Evie had spent a lot of time creating beautiful invitations, and she also applied her calligraphy talents to the place settings. She used paper cake doilies for place mats and penned each persons name on them. Many guests took them home as souvenirs. Evie had also spent months hunting in vintage bazaars for old pieces of crystal and silverware, which featured on every table. She also found an eight branch candelabra for the bridal table and longingly wished for a chandelier. Much to her surprise, one appeared overhead on the wedding day. (Thanks Al).
One of Kym's former careers before farming was a florist, and he did all the flowers, with a little help from his mother, Pat. He built the amazing floral stands, then filled them. Of course, he did all the bridal flowers too.

 Zack's mum, Ros, had her army of friends and relations baking for weeks to provide afternoon tea for the guests while the bridal couple were off having photos taken. Afternoon tea was served from the back of Uncle Chris' 1929 Chevrolet ute.
My one small contribution on the creative side was the doiley lanterns. I also collected and supplied 110 vintage white table napkins. The bride and her sister made bunting. Warning! Doiley lanterns are fragile. We had intended to put LED tea lights in the lanterns but forgot to buy them. They looked beautiful anyway.
Evie wanted something more interesting than a chalkboard to display to guests what table they were seated on, and had the idea of writing on an old window. Uncle Chris drove 400 kilometres to get one.
Geoff and I had gone up to the country a few days early with the intention of helping to set things up. We thought this would be a 9-5 job. Kym and Zack worked from dawn to midnight the week before the wedding to get everything ready, on top of months of other work.  Ros held the fort in the background and dealt with various crises, including the florist not having received the flower order!!! We city slickers couldn't handle the pace and fell into an exhausted heap by (a late) dinner time. I went "home" to iron bridesmaid's dresses and various assorted glad rags.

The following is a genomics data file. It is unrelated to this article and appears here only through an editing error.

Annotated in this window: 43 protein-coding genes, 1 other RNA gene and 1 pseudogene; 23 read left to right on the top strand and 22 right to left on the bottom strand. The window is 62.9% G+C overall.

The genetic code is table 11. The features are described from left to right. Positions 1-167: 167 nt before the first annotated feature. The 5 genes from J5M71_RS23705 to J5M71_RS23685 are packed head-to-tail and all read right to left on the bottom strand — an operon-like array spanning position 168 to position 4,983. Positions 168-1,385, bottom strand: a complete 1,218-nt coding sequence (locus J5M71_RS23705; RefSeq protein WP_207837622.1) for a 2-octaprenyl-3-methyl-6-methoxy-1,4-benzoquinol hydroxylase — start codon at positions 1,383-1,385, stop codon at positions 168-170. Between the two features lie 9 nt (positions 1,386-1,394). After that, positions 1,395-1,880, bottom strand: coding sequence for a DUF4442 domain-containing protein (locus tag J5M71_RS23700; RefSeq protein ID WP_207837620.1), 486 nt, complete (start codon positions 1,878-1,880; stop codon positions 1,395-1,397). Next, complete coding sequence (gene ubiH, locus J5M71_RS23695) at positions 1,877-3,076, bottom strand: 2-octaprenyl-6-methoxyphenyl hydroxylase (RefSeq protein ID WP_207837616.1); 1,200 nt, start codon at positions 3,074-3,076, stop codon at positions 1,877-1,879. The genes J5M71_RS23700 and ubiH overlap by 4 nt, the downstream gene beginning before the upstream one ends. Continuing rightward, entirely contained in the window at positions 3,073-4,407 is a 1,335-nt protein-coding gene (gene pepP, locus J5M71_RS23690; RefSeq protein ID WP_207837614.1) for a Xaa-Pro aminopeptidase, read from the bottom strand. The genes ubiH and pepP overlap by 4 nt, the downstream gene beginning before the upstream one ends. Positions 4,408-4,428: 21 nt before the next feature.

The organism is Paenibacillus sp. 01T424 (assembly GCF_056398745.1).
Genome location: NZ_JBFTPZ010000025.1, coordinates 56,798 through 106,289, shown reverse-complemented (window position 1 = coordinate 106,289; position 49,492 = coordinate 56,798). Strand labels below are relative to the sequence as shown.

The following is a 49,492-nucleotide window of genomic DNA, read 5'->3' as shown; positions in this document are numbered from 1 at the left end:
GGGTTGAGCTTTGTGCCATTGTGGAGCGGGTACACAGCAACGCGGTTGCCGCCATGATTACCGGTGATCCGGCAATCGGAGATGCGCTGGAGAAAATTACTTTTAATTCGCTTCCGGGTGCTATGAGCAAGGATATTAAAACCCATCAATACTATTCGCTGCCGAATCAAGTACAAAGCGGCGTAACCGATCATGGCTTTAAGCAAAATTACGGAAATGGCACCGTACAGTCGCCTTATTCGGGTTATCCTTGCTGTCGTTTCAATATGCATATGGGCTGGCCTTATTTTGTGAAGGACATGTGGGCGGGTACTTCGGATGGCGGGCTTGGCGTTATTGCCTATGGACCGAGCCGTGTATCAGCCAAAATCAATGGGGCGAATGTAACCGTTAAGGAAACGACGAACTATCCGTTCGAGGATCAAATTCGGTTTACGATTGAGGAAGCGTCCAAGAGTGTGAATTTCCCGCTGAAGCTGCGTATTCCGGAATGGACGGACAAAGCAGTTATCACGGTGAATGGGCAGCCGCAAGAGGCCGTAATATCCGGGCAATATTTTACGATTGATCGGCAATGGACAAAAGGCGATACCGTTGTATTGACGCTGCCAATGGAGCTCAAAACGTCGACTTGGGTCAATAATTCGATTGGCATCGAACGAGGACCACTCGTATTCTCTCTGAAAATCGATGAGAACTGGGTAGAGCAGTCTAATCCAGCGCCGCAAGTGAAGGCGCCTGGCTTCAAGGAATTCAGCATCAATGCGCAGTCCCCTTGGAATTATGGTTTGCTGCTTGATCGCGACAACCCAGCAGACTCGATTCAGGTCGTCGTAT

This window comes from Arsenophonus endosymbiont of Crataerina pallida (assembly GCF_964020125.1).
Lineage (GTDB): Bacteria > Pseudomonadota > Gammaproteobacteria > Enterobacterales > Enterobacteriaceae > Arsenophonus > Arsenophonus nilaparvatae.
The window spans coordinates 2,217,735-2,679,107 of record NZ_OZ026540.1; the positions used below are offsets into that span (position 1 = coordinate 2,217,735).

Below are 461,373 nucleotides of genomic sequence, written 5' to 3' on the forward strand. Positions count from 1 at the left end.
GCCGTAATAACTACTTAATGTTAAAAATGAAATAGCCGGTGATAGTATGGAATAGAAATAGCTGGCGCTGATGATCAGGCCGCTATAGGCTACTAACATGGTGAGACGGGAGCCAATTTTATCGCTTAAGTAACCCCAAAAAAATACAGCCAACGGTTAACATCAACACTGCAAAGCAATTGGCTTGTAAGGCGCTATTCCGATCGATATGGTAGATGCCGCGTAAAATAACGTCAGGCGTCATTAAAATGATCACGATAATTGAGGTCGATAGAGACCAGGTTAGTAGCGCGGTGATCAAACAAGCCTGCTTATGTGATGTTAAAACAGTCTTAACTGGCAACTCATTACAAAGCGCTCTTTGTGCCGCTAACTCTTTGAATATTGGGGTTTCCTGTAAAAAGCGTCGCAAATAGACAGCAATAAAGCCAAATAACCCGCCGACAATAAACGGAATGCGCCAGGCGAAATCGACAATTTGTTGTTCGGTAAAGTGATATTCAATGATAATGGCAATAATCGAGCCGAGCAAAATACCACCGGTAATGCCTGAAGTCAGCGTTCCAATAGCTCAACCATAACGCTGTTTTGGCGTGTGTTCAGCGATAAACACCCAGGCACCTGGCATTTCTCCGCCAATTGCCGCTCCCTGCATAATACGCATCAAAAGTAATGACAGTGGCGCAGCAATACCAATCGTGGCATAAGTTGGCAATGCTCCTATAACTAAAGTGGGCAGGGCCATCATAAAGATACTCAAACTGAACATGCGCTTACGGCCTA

The end product was truly amazing and unique. The bridal couple have beautiful photos taken on the family property and at the neighbouring winery. The weather was perfect.
What a very special wedding

Tuesday, 2 July 2013

Vintage Fashion Consultant No.1 - My Mother

See my Etsy store: Louisa Amelia Jane

Whenever I find a lovely garment or accessory and I need more information about it, I take it to Mum's and ask her about it. After all, she was a young woman going to dances and dating in the 50s, she made her own clothes, and she worked in a department store selling patterns and haberdashery. She knows what was in, what was passé, and what came later when she was a young mother.

Here is Mum, also known as Lorraine to most, as a young child in about 1940, pictured with her older sister, Joyce.
 She was so proud of her ringlets. She remembers wearing her hair to bed in rags. When she was in Fairfield Infectious Diseases Hospital with scarlet fever in 1944, she remembers being disgusted when the nurses plaited her hair, telling them proudly, "My mother doesn't plait my hair, she curls it." She was there for seven months, and not allowed to see her mother once. How hospitals have changed, thank goodness. Just look at the beautiful way the girls are dressed. Her parents had very little money, but my grandmother always took pride in having her girls beautifully dressed. Notice their matching embroidered dresses. I love Joyce's shoes that tie with a bow. Whenever I see photos in old knitting books of girls with ringlets in their hair, I think of this photo, and I think early 1940s.